Sonus Faber Minuetto loudspeaker
I wanted shoes.
See, I've always wanted a pair of those Italian lizard-skin loafers you see all the suave and de-boner Italian cool guys like Jacques Brel and Sean Connery wearing. I figure if I'm going to sit on my front stoop drinking a 40-ouncer all day, I want to dress the part, you know? So I tried to think of an Italian I could call for a good deal on some shoes, and the only one I could think of besides Rocky Balboa was Sonus Faber's designer, Franco Serblin, who I finally reached at his country villa.
"Umm...theez eez Corey Greenberg...eez theez Signor Franco Serblin, por favor?"
"Chess, yoo eedyotspeek English!"
"Monsignor Serblin, can you send me some cool shoes like you guys wear?"
"Choose? Yoo want mee send yoo choose?"
"Yeah, shoes. Those real thin cool-man loafers, for I am a man of simmering passion."
"I choose send yoo my Minuettos...very beautiful leather."
So you can imagine my surprise when I opened up the box that came from Italy a few weeks later and found a pair of Sonus Faber's $1500/pair Minuetto speakers instead of some stylin' slippers. They were mo' beautiful than any shoe I've ever seen, though, so I figured I'd hitch 'em up to my hi-fi rig and see what all the Faber fuss was about.
The Minuetto is the least expensive speaker in the Sonus Faber line, even though it's got a bigger cabinet and woofer than the $1800 Minima. However, like the rest of the Sonus line, the Minima is fitted with a version of the expensive Dynaudio Esotar tweeter, while the Minuetto has been given a less costly Vifa tweeter. The Minuetto's 7" plastic-coated paper-cone woofer is also sourced from Vifa, and is ported via a 1.75"-diameter port located on the Minuetto's rear panel. As with the rest of the line, the Minuetto crosses its drivers over with simple first-order, 6dB/octave filters, which internal inspection showed to be completely potted over with a hardened black gunk said to reduce vibrations.
The woofer low-pass and tweeter high-pass sections of the crossover are available separately at the two pairs of gold-plated binding posts on the speaker's rear. You'd think these separate terminals for the tweeter and woofer would encourage owners to bi-wire the Minuettos, but Sumiko's John Hunter strongly advised me against bi-wiring them, claiming that doing so would "throw the time domain around" and impair soundstaging and overall coherence. Sumiko recommends using a single run of speaker cable instead, with the supplied gold-plated jumpers paralleling the woofer and tweeter terminals. So that's how I wired 'em up.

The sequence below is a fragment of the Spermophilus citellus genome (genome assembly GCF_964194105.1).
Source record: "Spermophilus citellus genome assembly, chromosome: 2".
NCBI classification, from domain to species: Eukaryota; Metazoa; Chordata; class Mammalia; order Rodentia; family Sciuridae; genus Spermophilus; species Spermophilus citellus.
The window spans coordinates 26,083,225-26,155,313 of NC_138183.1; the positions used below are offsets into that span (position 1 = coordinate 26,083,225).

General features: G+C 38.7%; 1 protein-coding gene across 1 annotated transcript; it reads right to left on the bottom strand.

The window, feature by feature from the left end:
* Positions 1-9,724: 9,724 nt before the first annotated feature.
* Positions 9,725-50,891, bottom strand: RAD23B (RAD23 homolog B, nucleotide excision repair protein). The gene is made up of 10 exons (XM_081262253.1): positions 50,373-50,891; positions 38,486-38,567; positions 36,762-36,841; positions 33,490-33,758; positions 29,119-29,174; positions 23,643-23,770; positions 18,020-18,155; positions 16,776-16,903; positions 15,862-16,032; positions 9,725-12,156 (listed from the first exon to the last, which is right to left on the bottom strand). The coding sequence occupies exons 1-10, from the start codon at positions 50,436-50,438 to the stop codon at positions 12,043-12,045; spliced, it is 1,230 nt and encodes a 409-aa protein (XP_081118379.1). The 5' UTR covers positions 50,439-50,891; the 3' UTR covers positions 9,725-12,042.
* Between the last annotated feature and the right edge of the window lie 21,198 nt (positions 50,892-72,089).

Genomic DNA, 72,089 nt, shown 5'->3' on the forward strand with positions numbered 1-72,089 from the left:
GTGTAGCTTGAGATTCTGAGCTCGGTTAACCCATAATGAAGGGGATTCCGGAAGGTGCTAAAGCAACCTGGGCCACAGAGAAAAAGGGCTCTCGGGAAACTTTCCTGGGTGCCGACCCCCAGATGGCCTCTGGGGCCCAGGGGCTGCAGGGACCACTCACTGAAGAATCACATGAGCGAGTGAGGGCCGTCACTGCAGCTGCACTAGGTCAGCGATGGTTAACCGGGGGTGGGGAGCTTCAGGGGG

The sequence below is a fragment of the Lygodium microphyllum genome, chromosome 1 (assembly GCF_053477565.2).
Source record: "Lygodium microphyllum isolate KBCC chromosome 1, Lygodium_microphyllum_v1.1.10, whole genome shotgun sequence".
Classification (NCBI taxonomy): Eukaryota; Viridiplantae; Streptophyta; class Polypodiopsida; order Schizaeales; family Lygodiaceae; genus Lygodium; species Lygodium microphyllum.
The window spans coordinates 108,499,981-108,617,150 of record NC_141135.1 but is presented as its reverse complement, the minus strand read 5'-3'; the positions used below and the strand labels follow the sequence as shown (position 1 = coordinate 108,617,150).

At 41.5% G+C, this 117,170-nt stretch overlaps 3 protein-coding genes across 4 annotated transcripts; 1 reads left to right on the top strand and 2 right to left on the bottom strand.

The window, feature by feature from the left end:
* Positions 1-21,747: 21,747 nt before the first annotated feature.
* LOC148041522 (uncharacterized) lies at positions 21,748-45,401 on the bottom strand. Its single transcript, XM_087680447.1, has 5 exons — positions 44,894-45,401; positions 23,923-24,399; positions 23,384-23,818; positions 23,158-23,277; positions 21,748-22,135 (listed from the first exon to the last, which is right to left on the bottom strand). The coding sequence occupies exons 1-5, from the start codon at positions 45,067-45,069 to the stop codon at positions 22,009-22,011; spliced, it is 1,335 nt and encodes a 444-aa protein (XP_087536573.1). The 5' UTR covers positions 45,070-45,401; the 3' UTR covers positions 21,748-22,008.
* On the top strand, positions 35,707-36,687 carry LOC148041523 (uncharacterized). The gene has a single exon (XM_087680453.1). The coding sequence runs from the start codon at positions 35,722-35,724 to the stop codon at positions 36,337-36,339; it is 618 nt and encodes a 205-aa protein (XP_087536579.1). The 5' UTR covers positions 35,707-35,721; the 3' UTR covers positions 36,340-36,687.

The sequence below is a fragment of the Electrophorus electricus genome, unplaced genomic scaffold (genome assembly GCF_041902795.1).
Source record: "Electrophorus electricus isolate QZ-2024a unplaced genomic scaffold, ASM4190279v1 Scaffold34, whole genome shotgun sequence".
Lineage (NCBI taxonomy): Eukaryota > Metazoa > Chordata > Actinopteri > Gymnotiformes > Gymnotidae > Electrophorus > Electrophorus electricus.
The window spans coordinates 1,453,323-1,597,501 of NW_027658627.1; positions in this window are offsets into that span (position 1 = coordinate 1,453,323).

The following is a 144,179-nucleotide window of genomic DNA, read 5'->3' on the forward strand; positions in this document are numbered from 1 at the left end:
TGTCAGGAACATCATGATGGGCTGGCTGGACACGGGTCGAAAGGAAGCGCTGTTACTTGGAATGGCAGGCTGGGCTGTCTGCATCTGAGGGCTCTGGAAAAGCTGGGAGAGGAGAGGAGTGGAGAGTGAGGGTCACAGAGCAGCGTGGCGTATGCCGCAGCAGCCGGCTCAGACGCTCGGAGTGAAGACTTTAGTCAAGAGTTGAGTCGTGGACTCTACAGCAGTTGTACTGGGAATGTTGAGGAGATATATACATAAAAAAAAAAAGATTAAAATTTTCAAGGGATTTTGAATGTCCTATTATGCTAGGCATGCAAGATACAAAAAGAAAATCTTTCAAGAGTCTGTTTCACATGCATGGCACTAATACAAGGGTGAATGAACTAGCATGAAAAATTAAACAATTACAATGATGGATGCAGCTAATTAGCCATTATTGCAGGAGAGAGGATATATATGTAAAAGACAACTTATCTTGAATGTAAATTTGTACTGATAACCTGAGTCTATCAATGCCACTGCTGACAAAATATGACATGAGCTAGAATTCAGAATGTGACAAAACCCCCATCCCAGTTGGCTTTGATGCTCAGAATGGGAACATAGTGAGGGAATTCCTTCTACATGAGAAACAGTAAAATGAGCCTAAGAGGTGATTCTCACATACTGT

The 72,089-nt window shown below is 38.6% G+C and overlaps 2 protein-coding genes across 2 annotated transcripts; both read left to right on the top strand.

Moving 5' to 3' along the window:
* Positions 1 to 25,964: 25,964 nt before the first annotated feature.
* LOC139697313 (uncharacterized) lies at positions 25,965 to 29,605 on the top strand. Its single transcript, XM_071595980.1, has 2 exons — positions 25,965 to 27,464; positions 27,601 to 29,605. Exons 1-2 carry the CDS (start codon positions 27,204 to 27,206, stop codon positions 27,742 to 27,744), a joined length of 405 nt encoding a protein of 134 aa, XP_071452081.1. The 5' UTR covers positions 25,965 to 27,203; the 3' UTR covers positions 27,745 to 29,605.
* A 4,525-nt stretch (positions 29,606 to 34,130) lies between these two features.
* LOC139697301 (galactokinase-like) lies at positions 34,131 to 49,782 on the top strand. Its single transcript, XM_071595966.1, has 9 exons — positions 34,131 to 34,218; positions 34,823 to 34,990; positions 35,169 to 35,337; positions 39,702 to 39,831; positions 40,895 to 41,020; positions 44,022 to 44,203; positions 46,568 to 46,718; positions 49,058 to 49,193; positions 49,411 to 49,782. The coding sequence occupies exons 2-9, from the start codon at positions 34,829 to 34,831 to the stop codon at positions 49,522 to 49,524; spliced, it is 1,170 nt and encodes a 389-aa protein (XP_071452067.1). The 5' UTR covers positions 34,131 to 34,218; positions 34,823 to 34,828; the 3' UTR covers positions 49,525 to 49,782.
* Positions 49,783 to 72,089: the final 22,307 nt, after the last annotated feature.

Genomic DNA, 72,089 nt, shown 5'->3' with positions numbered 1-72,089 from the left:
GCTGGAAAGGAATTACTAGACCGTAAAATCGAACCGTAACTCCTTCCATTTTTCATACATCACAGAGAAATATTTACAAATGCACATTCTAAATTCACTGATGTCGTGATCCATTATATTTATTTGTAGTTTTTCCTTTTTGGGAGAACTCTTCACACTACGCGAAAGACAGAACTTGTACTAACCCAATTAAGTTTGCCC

Looks-wise, the Minuetto is easily the most gorgeous speaker I've had through here. Like a beautiful wo-man, to look at and rub your hand over eet eez to desire eet, my friend. (See why I need them shoes?) The solid, deeply stained walnut cabinets with their perfectly rounded edges and the dark pebbled leather covering on the speaker's face give it an aroma of luxury and class that you just don't sniff from most speakers at any price. Even my girlfriend, Dara, who wishes all speakers were invisible, was knocked out by how good-looking the Minuettos are.
"Let's keep these!" she decided as I unboxed them.
"But we haven't even heard them yet!"
"Who cares? They look great!"
How come whenever I employ this judgmental hierarchy when discussing wimmens I get a kick in the 'nads? It's because I don't have a cool pair of Italian loafers on when I toss off that kind of savoir faire thang, that's why. Sumiko also sent along a pair of the $395 stands they custom-build for the Minuetto30"-tall jobs with a solid chunk of patio tile for the base, and hollow aluminum posts meant to be filled with sand, lead shot, or a combination of the two. Sumiko also supplies thin sheets of vibration-absorbing Navcom to go between the Minuetto and the base. Interestingly, the Sumiko stands are not spiked, and even though my listening room floor is carpeted, Sumiko didn't recommend using anything pointy under the stands to couple them to the concrete floor under the carpet layer. Sumiko also stresses that much trial and error revealed the stand's 30" height to be the best distance from the floor for the Minuetto to sound its best; they recommend you stick with this height if you want to go with another company's stands.
Very smooth and polite, with a really nice midrange, but too dull in the highs for my taste. I was real impressed by the Minuetto's detail and freedom from coloration through the all-important midrange, but overall I felt its balance to be too rolled-off on top to get overly excited about the speaker. I mean, I liked it okay, but I could never listen past the way the Sonus Faber dulled the leading edge of transients and basically filtered the high end so that cymbals that are supposed to go "sssssssssss" went "fshhhhhhh."